In Memorian 2018: Pro Wrestling


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The squared circle tolled ten bells for “The Living Legend” Bruno Sammartino , probably the most popular wrestler of his generation, who died at age 82. Bruno held the WWWF/WWF (now WWE) world title longer than anyone, 11 years in two title reigns (1963-71, 1973-77), took on and defeated all comers, and sold out New York’s fabled Madison Square Garden a record 188 times. Sammartino was a legit tough guy who once held the record in the bench press (565 pounds), and had a no-nonsense rep backstage. You just didn’t mess with Bruno! He appeared at the first WRESTLEMANIA, in the movie BODY SLAM, and was indicted into numerous Halls of Fame celebrating his almost thirty year career. A hero to millions of grappling fans (including Yours Truly), there will never be another Bruno Sammartino.

Many of Bruno’s in-ring foes also took the three-count in 2018. Pittsburgh native ‘Luscious’ Johnny…

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In Memoriam 2018: Pop Culture


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There’s no doubt Stan Lee (95) had the biggest influence on today’s pop culture. Getting his start at age 17 working for his uncle Martin Goodman’s Timely Comics in 1941, the young Stan was appointed editor after the departure of Joe Simon and Jack Kirby, creators of Captain America. Stan spent the next two decades writing thousands of words for superhero, humor, crime, horror, western, and other comics (whatever the market dictated) until he reteamed with Kirby on something daringly different. That something was The Fantastic Four, a quartet of all-too-human superhumans that set the comic world on it’s ear. Now renamed Marvel Comics, Stan co-created with Jack and artist Steve Ditko a line-up of heroes with human foibles: Spider-Man, The Hulk, Dr. Strange, Iron Man, Black Panther, Silver Surfer, and other names you all now know. Stan promoted Marvel incessantly, giving his artists nicknames, writing a monthly column (Stan’s…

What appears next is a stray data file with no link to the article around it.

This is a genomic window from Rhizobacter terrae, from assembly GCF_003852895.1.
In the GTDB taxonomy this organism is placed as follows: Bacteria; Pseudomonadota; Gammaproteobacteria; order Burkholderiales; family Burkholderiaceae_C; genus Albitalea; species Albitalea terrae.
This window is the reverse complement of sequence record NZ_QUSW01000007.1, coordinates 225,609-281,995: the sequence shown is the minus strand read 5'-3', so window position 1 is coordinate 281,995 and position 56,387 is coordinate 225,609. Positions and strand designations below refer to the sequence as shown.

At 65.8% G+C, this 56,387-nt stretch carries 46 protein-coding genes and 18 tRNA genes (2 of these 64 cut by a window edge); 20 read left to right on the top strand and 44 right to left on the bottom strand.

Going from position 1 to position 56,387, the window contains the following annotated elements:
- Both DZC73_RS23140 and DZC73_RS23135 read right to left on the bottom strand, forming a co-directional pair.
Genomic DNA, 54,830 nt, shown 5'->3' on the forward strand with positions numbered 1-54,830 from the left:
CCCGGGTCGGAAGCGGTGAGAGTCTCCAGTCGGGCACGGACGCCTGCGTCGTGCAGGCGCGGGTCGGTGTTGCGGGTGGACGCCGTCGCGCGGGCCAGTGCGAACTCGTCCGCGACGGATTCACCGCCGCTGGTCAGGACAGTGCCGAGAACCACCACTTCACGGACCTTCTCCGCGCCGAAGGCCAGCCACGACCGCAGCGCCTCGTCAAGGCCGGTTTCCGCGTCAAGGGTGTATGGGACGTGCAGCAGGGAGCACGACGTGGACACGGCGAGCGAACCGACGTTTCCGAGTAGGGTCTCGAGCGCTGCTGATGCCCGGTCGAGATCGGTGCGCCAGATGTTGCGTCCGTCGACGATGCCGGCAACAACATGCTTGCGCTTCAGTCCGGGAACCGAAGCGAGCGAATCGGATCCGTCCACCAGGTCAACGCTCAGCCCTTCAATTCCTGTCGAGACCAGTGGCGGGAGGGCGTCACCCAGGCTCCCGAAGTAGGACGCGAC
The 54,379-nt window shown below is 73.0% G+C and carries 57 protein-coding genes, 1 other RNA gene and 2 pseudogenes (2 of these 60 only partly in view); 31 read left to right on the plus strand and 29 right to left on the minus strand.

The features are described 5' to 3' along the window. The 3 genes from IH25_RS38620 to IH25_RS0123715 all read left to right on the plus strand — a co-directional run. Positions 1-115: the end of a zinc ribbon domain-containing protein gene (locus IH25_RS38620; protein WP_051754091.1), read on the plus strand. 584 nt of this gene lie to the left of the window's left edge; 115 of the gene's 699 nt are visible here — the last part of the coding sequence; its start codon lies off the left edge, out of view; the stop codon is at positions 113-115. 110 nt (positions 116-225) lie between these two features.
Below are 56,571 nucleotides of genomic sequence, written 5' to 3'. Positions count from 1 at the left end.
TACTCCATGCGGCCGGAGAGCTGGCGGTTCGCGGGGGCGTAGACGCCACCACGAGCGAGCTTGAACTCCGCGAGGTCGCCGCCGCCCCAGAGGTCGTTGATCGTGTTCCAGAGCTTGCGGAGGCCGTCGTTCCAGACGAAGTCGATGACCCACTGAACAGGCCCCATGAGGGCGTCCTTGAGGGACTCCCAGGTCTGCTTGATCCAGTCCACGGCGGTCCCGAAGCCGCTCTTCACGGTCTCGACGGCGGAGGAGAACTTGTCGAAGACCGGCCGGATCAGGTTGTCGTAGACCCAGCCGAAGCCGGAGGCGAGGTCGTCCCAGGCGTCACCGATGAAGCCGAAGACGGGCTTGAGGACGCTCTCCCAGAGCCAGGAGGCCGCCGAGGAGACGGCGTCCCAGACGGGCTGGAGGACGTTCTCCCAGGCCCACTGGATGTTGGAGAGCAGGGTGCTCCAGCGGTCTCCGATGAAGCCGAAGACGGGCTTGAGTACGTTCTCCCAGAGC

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In Memoriam 2018: Music


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There was no bigger loss in the music world than the death of ‘Queen of Soul’ Aretha Franklin at age 76. Born in Memphis and raised in Detroit, Aretha originally sang Gospel at her father Rev. C.L. Franklin’s revivals. She signed on with Columbia Records, who tried to pigeonhole her with safe Easy Listening standards. Moving over to Atlantic Records in 1966, Aretha began recording at Muscle Shoals for producer Jerry Wexler, and belted out R&B hit after hit: the raucous “Respect”, “Baby I Love You”, “Natural Woman”, “Chain of Fools”, “Since You’ve Been Gone”, “Think”, “Spanish Harlem”, “Until You Come Back to Me”. Hitting a slump in the mid-70’s, Aretha came back strong with 80’s successes “Jump To It”, “Freeway of Love”, “Who’s Zoomin’ Who”, and duets with Eurythmics (“Sisters Are Doin’ It for Themselves”) and George Michael (‘I Knew You Were Waiting for Me”). The word “icon” gets…

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In Memoriam 2018: Film & Television – Behind the Cameras


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Just a few hours after finishing the first part of this annual tribute, I learned Penny Marshall had passed away at age 75. Penny became a semi-regular on her producer-brother Garry’s sitcom THE ODD COUPLE, then shot to stardom in the HAPPY DAYS spinoff LAVERNE & SHIRLEY, costarring with Cindy Williams as a pair of working class Milwaukee girls who frequently found themselves in slapstick situations. After a successful seven year run, Penny turned to directing with the feature JUMPIN’ JACK FLASH, an action-comedy vehicle for Whoopi Goldberg. Her next film, 1988’s BIG, was a smash, with a 12-year-old kid wishing he was “big” – and, thanks to the fortune telling machine Zoltar, gets his wish, turning into Tom Hanks! BIG was the highest-grossing film directed by a woman at the time, and Penny went on to make AWAKENINGS with Robert DeNiro and Robin Williams, A LEAGUE OF THEIR OWN…

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In Memoriam 2018: Film & Television – Performers


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(The Grim Reaper was pretty busy this year, so busy this remembrance of film and television personalities will be broken into two parts)

At the end of every year, Cracked Rear Viewer salutes those both in front of and behind the cameras who are no longer with us. The biggest name was undoubtedly Burt Reynolds, who passed away at age 82. Burt was one of 70’s cinema’s hottest stars, from his breakthrough role in DELIVERANCE to rough’n’tumble films WHITE LIGHTNING and THE LONGEST YARD to his ‘yahoo’ classics SMOKEY AND THE BANDIT and THE CANNONBALL RUN. Reynolds hit a career slump during the 80’s, but came back strong as a character actor in such 90’s films as BOOGIE NIGHTS (receiving a Best Supporting Actor nomination) and MYSTERY, ALASKA. He was no stranger to the small screen, either; early in his career, he was a regular on RIVERBOAT, GUNSMOKE, and DAN…

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